## Testing Kin Selection Theory

As well as being supported by a large body of mathematical theory, the parameters in Hamilton's rule are measurable and the theory is testable. However, it is also deceptively simple - in many cases this simple rule can hide a huge amount of complexity. For example, the term kin selection is used to refer to selection in two different situations: when the gene of interest is shared due to common ancestry alone or more broadly to any situation where the gene is shared. For example, in the latter case, the relatedness between two individuals who are known to carry the gene for an altruistic trait would be r = 1, regardless of kinship by co-ancestry.

Hamilton's rule clarifies the predictions of kin selection theory: traits will be more likely to spread if they maximize r and b and minimize c.

Maximizing Relatedness

There are two ways in which an appreciable relatedness between social partners can arise.

1. Kin discrimination. If, as is often the case, an animal is faced with a decision of who to help, potential beneficiaries may or may not be related. Kin discrimination refers to a process by which an altruist discriminates with respect to relatedness when deciding who to help. In long-tailed tits, in which case helpers have the choice of helping at several different nests in the territory, it has been shown that they preferentially provide help at the nests of relatives (see Figure 1).

2. Population viscosity. This refers to a population structure where dispersal is limited from a natal patch. By

Figure 1 The difference in the amount of help provided at the nests of relatives (94%) relative to nonrelatives (6%) in a cooperatively breeding bird, the long-tailed tit.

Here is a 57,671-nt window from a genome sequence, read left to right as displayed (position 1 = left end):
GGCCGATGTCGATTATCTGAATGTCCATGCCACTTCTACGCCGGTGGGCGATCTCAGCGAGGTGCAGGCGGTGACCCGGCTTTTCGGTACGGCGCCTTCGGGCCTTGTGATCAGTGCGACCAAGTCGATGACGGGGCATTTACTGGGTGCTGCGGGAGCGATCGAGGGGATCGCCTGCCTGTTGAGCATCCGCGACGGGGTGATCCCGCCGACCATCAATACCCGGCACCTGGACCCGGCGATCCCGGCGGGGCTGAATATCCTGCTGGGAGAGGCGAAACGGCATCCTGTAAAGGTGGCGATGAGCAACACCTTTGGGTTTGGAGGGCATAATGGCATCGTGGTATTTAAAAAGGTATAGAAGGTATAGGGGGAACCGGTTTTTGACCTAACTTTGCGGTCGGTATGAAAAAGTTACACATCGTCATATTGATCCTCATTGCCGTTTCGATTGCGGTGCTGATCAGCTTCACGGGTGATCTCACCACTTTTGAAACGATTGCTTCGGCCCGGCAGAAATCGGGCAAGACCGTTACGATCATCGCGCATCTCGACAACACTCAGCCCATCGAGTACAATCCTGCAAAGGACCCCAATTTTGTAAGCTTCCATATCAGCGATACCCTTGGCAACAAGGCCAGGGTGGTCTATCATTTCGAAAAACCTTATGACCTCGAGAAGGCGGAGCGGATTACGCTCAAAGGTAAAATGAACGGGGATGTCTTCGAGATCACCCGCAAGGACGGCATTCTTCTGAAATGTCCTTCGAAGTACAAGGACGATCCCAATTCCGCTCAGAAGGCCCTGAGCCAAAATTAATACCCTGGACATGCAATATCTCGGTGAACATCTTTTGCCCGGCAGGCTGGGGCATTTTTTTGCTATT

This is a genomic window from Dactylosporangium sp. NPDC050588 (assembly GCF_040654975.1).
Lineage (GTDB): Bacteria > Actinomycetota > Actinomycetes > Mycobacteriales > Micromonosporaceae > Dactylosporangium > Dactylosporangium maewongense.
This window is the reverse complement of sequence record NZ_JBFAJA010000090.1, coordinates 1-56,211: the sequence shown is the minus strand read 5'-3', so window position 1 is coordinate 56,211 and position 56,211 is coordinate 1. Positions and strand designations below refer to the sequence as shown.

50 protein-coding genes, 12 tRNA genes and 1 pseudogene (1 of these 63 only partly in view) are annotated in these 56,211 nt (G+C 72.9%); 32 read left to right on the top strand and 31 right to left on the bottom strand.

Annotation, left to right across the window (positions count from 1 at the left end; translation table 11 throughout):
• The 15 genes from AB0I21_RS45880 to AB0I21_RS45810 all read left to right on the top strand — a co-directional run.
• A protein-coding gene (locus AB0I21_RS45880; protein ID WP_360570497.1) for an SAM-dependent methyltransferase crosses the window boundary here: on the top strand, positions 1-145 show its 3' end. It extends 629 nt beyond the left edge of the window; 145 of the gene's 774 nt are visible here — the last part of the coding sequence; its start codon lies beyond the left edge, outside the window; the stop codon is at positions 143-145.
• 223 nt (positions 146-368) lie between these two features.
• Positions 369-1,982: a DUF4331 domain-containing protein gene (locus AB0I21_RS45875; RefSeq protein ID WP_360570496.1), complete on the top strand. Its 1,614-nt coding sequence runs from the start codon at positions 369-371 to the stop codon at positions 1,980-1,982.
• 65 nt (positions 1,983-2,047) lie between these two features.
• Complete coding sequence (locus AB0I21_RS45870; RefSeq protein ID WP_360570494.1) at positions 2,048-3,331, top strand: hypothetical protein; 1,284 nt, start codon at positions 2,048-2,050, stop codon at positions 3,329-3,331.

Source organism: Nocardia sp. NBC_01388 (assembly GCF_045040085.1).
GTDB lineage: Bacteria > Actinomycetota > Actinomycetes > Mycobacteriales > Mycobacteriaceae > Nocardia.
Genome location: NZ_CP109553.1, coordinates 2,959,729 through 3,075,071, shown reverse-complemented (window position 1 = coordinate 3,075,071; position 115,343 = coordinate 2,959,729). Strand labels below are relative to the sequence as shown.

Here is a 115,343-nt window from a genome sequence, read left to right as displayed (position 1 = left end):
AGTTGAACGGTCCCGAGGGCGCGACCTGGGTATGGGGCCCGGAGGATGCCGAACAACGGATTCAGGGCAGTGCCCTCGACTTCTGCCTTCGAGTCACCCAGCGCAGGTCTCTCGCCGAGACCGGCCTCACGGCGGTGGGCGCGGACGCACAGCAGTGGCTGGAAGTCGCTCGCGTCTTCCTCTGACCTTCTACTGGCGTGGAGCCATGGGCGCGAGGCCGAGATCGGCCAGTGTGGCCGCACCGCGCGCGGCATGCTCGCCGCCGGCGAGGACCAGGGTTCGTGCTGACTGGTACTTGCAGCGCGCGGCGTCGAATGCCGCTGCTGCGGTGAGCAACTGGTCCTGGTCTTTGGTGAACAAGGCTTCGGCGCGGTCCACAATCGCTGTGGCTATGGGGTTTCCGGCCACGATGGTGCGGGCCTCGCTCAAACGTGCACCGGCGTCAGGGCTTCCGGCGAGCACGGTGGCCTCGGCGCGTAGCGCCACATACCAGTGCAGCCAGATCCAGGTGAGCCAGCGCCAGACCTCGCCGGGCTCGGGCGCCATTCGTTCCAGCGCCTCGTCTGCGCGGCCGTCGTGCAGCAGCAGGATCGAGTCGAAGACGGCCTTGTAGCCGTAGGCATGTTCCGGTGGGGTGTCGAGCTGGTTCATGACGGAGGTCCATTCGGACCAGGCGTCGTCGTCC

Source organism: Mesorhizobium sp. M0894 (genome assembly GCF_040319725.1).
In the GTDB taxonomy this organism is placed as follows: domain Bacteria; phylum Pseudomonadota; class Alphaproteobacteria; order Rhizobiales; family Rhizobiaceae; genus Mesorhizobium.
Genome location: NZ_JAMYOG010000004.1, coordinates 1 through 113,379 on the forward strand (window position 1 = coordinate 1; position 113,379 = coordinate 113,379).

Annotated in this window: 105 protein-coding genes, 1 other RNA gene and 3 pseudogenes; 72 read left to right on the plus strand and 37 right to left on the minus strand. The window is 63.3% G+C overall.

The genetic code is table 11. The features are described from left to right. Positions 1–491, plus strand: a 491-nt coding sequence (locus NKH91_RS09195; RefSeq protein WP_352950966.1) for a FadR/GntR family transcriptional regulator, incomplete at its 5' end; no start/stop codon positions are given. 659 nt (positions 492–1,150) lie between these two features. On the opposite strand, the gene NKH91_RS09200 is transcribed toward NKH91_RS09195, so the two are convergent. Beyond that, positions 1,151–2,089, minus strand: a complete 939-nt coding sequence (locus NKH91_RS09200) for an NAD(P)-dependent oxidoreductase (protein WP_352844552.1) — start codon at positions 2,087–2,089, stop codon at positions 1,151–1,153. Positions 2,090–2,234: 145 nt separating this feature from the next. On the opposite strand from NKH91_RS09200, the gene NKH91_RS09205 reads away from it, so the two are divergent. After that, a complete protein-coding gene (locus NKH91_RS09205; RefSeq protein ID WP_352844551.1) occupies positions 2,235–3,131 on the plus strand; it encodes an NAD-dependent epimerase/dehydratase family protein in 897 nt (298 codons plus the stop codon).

Figure 3 Each circle represents a species of cooperatively breeding bird or mammal. For each species, the extent of kin discrimination was measured as the effect of kinship on the likelihood or the amount of help given by nonbreeding helpers. The extent of kin discrimination was correlated with the benefit of providing help which was measured as the proportion of offspring surviving to 1 year. As predicted by kin selection theory, when helpers were more helpful, they were also more choosy about which individuals they helped.

Figure 2 Two populations of bacteria were maintained and the changes in frequency of an altruistic trait (production of a molecule involved in the scavenging of iron) was monitored across time. When there was high relatedness between cells the frequency of altruism increased, providing the first experimental support for the prediction that relatedness facilitates the evolution of altruism.

Figure 3 Each circle represents a species of cooperatively breeding bird or mammal. For each species, the extent of kin discrimination was measured as the effect of kinship on the likelihood or the amount of help given by nonbreeding helpers. The extent of kin discrimination was correlated with the benefit of providing help which was measured as the proportion of offspring surviving to 1 year. As predicted by kin selection theory, when helpers were more helpful, they were also more choosy about which individuals they helped.